My sister begged me to nab an early copy of Nalini Singh's latest romance featuring her cast of rugby stars in New Zeeland, and I found myself pleasantly surprised at how much I enjoyed this family sports romance.
Love Hard comes out on March 10, 2020!
Now, I know I just said my sister begged me to request this and read it on her behalf, but I was also a bit intrigued myself. Nalini Singh is the author of one of my favorite paranormal romance series, Guild Hunter, as well as her first mystery/thriller, A Madness of Sunshine (which I also read and reviewed! You can check out that review here.). So I knew I was a fan of her romances, and of her writing in general.
But, let's be honest, this series was less intriguing to me—because it's about sports. And I don't really do sports. At all.
So say "I told you so," sister of mine, because I really enjoyed Love Hard.
Jake has no time for fun or acting his age. He's an all-star rugby player in a family of all-star players, and his commitment to his family and to his young daughter, Esme, is the sole focus of his life. After losing his childhood sweetheart, Callie, shortly after the birth of their daughter, Jake has grown up cautious and overprotective.
Juliet's never had a proper family upbringing. Peddled around from family member to family member as a kid left her with scars, and the only saving grace was her best friend, Callie. When Callie passed away, Juliet forgot about Callie's jock boyfriend, Jake, and started making her way in the world—with a few notable bumps in the road, including a nasty ex-husband.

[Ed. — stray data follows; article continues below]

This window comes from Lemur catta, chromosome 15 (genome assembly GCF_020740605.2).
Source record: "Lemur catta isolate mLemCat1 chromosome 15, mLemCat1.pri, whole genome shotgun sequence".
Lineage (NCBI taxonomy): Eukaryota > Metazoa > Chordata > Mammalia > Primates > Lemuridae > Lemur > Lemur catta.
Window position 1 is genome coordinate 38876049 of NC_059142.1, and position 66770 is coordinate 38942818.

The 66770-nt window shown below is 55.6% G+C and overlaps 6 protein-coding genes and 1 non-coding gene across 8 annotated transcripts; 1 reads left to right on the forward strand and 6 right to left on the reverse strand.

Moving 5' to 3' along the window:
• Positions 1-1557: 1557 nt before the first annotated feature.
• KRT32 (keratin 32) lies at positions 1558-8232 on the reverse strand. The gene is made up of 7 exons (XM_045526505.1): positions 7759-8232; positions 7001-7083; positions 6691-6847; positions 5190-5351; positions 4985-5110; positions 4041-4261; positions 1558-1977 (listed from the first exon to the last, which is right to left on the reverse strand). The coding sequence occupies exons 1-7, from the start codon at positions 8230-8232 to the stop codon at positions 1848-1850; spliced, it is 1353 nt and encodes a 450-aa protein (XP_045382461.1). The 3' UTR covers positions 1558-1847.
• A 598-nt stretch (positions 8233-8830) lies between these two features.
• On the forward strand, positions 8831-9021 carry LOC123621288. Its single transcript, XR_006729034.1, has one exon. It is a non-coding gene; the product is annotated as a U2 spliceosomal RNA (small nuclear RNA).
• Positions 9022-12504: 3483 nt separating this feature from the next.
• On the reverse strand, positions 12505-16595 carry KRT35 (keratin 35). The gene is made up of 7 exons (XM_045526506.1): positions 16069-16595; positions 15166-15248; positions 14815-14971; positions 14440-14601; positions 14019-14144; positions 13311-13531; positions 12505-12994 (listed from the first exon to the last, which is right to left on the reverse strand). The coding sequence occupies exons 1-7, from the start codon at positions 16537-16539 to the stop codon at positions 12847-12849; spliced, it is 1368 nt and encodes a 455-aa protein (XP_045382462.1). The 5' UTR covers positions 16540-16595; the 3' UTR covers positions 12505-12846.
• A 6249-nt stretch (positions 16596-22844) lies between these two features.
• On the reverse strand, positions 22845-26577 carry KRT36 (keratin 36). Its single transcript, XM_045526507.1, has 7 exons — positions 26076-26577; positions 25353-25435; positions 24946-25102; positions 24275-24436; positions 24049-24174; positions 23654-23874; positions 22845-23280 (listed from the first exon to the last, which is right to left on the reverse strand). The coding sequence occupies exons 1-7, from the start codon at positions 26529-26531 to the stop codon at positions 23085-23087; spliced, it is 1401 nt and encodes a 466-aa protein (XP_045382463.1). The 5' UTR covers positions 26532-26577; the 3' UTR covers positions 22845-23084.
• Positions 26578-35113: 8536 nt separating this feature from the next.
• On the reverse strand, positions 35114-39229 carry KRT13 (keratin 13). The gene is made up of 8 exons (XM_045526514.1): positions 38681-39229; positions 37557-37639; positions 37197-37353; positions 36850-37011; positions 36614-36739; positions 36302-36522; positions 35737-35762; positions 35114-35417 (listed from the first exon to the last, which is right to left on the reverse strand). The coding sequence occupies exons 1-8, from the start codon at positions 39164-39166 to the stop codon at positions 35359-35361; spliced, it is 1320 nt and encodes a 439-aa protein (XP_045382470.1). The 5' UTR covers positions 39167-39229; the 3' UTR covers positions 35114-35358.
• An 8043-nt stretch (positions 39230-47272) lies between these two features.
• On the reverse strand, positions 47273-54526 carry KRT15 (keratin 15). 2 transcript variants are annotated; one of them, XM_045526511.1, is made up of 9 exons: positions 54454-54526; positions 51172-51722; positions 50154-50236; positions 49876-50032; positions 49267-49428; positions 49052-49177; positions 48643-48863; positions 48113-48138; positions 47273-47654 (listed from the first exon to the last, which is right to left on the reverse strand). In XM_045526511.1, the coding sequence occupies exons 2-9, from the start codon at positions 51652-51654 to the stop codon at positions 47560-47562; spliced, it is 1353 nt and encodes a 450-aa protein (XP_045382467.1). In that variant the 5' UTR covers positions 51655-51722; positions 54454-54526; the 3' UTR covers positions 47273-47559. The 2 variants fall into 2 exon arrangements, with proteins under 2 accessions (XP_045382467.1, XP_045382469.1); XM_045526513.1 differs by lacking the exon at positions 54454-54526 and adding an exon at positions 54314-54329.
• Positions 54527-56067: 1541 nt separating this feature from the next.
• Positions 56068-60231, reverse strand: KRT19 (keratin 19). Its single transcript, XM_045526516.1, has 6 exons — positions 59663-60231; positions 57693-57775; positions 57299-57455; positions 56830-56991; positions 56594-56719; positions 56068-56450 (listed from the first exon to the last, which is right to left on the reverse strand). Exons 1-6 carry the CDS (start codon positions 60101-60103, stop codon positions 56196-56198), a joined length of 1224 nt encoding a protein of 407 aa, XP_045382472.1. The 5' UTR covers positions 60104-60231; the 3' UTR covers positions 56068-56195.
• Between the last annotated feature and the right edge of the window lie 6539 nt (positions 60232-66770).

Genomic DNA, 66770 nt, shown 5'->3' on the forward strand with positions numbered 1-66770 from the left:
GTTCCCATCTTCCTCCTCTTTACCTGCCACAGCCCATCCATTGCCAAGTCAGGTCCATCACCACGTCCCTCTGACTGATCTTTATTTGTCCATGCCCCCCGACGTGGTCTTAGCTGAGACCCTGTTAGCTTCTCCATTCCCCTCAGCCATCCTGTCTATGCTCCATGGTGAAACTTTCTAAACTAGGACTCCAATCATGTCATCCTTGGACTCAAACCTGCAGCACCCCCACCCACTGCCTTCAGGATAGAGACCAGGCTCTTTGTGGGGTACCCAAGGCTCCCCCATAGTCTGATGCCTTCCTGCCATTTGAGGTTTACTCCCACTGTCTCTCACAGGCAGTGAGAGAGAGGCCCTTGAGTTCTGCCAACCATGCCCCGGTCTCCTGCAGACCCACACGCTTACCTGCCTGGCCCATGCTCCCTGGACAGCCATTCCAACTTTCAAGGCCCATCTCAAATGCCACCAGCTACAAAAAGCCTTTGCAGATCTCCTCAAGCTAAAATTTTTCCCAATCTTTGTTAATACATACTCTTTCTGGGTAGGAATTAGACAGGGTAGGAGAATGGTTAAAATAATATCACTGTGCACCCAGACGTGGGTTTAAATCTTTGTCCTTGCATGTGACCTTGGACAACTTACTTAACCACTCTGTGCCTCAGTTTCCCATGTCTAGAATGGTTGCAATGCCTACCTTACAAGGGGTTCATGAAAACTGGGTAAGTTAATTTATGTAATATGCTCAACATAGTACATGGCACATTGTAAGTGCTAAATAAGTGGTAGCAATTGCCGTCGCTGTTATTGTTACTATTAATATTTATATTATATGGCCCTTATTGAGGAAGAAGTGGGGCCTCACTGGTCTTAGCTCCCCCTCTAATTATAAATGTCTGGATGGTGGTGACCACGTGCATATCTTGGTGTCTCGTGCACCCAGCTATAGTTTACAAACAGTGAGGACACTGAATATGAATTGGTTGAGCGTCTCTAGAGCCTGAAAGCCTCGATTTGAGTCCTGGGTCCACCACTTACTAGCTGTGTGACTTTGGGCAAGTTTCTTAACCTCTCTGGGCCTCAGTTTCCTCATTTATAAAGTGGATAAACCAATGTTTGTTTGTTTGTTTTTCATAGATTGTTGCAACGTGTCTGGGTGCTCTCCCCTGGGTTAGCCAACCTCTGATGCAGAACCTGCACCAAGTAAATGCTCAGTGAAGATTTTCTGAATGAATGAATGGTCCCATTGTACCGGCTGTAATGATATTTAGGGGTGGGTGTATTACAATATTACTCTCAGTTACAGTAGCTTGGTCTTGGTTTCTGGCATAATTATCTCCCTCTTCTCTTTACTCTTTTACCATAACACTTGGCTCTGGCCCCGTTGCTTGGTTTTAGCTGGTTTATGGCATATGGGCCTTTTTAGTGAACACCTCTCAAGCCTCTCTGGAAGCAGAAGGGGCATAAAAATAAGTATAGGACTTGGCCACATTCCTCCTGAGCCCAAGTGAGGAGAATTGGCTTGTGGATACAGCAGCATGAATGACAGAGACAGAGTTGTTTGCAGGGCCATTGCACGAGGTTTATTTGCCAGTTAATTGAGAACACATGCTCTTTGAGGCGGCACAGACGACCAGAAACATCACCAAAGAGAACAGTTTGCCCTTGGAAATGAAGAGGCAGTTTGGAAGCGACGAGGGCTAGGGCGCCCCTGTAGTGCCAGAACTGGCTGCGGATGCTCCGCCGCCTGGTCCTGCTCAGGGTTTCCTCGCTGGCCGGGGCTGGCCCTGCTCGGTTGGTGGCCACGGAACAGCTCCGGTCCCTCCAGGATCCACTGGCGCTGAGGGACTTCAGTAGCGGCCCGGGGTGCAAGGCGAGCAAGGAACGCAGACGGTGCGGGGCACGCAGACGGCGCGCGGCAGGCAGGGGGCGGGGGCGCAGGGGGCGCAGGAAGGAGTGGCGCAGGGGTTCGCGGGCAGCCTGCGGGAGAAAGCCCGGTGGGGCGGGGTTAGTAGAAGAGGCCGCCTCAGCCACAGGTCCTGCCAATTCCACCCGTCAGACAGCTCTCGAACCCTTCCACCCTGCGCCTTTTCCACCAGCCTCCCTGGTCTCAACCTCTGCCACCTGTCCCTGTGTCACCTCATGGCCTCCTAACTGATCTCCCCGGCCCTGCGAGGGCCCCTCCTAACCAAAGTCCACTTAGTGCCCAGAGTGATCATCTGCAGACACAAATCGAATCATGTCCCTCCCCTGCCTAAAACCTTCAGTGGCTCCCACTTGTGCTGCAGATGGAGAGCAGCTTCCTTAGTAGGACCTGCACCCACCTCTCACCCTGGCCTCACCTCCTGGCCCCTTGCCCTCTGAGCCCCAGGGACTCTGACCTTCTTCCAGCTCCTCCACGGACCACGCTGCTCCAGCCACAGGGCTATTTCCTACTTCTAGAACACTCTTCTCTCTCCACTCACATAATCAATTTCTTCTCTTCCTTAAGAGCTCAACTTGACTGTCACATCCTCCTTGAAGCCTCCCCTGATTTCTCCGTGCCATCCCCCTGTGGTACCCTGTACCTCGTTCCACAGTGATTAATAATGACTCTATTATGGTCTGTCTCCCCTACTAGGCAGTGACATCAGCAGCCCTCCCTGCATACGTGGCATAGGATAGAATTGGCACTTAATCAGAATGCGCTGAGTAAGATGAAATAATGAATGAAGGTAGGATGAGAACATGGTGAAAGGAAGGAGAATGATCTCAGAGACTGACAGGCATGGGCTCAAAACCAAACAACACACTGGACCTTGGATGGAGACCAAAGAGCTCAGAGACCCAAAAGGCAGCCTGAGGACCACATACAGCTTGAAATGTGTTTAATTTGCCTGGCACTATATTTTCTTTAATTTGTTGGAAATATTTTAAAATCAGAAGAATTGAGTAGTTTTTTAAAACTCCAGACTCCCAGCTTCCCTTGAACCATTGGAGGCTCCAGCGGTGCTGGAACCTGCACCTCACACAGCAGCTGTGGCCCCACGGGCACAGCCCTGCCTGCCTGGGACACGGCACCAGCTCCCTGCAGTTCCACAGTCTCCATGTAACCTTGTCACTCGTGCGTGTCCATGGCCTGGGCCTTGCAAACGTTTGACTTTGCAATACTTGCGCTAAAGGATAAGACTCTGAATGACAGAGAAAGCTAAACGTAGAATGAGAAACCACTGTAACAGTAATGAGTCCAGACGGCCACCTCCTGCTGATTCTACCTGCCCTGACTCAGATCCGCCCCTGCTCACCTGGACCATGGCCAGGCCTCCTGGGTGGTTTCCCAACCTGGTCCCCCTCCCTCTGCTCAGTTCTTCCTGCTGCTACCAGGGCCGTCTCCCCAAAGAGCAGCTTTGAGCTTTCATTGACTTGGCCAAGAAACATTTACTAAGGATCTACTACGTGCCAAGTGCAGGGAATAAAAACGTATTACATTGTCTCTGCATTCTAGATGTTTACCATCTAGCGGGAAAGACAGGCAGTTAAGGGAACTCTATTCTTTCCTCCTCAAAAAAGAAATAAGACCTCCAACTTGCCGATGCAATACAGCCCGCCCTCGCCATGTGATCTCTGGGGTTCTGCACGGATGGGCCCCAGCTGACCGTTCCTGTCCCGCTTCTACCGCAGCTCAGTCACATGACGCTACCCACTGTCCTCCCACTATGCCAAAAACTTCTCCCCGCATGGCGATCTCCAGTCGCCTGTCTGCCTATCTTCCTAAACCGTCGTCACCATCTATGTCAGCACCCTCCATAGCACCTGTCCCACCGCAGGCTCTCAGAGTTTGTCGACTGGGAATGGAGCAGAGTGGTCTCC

When these two former acquaintances meet at a wedding, what will they do with these brand new sparks?
I thought Love Hard was cute, to the point, and filled with warm fuzzy feelings (and some other, well, feelings too). Jake and Juliet's banter and chemistry was front and center for the entire story. I really enjoyed listening to their banter, and in particular I thought their semi "enemies to lovers" mixed with second chance vibes worked extremely well in this context. I loved how they were both respectful and honest, and miscommunication was NOT used as a plot device.
However, I did struggle quite a bit with the general pacing. Love Hard didn't take place over multiple months or a long time span, but it felt like it anyway given the copious time spent on paragraphs of explanation of the past, backstory, and internal monologue. In fact, at a few points in the story I forgot that I was still in the same scene as dozens of pages later, we were still there! This might not necessarily be a negative for some readers—the descriptions and backstory added quite a bit of character depth—but for my taste in romance, I prefer dialogue-driven scenes with lots of movement in plot.